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THE latter years of this nineteenth century are being marked by two dissimilar features of literary fashion. On the one hand, a slangy, Americanised, and slip-shod style of English prevails in our newspapers and cheap magazines on the other hand, great scholars, who devote themselves to the study of our real language, are reprinting with accuracy, and annotating with lucidity, longforgotten or unknown Elizabethan writings. John Lyly's Euphues is one of these; and Mr. Edward Arber deserves our warm thanks for his admirable reprint of this rare old book,-once so popular, then so ridiculed, afterwards buried. Though by no means a "masterpiece" of that Golden Age of our native literature,-extending from the publication of Roger Ascham's Scholemaster, in 1570, to the failure of Ben Jonson's last play, The New Inn, in 1629-I shall prove in this Paper that Euphues is not merely a bibliographical rarity, but that it possesses both historic interest and intrinsic literary merit. And, lest some critics among my audience should reproach me with attempting to interest them in an effete literary affectation. which had "deservedly" passed into oblivion, I ask their impartial consideration of some facts and inferences which, to my mind, render the whole subject of Euphuism worthy of careful study.

a. The book Euphues, like Sir Thomas More's Utopia, has added a word, "euphuism," to the English language, the exact meaning of which is not understood by the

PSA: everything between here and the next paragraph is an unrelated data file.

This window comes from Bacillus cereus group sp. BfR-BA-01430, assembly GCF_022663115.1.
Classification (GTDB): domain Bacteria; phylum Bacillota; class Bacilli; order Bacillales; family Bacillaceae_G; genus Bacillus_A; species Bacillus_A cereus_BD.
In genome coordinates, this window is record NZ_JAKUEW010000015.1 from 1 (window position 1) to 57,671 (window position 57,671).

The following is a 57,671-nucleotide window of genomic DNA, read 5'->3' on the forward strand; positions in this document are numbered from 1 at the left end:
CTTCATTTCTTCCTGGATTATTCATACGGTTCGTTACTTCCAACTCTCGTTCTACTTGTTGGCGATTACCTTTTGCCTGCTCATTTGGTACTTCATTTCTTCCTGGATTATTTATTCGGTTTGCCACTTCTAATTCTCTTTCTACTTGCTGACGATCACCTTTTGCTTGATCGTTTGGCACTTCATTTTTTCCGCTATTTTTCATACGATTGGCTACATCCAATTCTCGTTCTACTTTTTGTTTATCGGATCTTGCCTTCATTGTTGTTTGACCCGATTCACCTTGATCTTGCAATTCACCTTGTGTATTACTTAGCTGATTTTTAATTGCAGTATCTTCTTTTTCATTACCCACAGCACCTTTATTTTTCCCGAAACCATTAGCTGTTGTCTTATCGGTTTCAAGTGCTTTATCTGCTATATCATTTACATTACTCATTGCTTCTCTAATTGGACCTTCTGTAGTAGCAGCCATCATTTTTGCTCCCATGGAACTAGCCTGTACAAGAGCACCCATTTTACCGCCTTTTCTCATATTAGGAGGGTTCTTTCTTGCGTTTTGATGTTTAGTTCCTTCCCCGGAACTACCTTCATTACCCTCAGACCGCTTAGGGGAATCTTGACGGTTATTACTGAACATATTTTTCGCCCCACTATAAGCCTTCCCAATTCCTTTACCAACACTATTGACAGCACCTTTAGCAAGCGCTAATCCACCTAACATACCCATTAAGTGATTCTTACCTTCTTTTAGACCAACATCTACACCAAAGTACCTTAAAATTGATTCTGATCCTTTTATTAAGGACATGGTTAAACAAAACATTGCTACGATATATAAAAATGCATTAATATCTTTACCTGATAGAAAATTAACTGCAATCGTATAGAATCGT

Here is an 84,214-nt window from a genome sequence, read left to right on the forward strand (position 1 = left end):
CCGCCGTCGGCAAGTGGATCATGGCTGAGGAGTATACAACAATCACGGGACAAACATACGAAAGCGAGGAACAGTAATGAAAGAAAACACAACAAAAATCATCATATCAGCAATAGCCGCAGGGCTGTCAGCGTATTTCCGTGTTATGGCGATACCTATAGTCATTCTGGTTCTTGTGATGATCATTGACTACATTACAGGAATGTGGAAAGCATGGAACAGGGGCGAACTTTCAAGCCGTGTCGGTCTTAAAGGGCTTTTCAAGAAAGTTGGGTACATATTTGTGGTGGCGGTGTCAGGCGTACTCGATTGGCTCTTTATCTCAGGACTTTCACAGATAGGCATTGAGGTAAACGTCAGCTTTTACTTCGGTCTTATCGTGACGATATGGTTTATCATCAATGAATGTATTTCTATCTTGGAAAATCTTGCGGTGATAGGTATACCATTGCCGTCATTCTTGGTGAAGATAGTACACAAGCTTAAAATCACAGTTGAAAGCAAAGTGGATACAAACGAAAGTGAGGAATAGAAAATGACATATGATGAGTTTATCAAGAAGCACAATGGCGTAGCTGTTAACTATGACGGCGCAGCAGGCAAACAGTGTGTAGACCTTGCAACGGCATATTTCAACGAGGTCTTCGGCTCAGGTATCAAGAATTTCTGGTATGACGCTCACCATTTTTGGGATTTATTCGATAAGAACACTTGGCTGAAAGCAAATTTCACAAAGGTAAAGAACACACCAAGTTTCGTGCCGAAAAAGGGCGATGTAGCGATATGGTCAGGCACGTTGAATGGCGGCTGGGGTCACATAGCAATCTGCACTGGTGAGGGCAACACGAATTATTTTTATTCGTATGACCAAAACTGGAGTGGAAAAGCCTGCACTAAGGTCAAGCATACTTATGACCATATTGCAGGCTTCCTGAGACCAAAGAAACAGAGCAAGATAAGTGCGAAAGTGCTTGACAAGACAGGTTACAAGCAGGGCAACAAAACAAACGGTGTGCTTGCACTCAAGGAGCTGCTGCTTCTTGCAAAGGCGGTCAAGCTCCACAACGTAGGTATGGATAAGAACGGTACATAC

general reader, who is apt to confuse it with "euphemism."

b. Euphues and its imitations formed a distinctly new phase of our native literature,-a group of works which mark the transition from verse to prose of English romantic fiction.

c. Nay, more: for according to the high authority of our own Professor Raleigh, who has deemed Euphues worthy of an entire chapter in his admirable University Extension Manual, The History of the English Novel, that work is absolutely the first original prose English


d. The immediate success of this book, at the time it issued from the press (1579 and 1580), can only be accounted for by the supposition that its novel style supplied to the reading public of that day something lacking in the pre-existent literature of the Renaissance in England.

e. The real merits of Euphues have been wholly obscured by the extreme contumely and ridicule thrown upon its obvious defects, and more especially upon the exaggerations of its imitators, who formed the euphuistic school of authors-Greene, Peele, Kyd, Lodge, Nash, Munday, Meres, and others. And further discredit has been cast upon it by the clumsy caricature of an euphuist, in the person of Sir Piercie Shafton, drawn by Sir Walter Scott in his novel, The Monastery.

f. A careful study of Shakspere's earlier plays has convinced me that Lyly's works had more influence on that master-mind than any other contemporary books, and that a knowledge of the latter must enhance our enjoyment of the former. I can show that Shakspere's earliest comedy, Love's Labour Lost, was written expressly to ridicule spoken euphuism, but that the "Swan of Avon" borrowed freely in other comedies from Lyly's plays.

g. Lastly, Euphues is a treasury to a philologist of interesting words, phrases, jests, proverbs, mediæval superstitions, etc.; and the book gives us many unstudied but graphic word-pictures of sixteenth-century fashions, manners, and customs.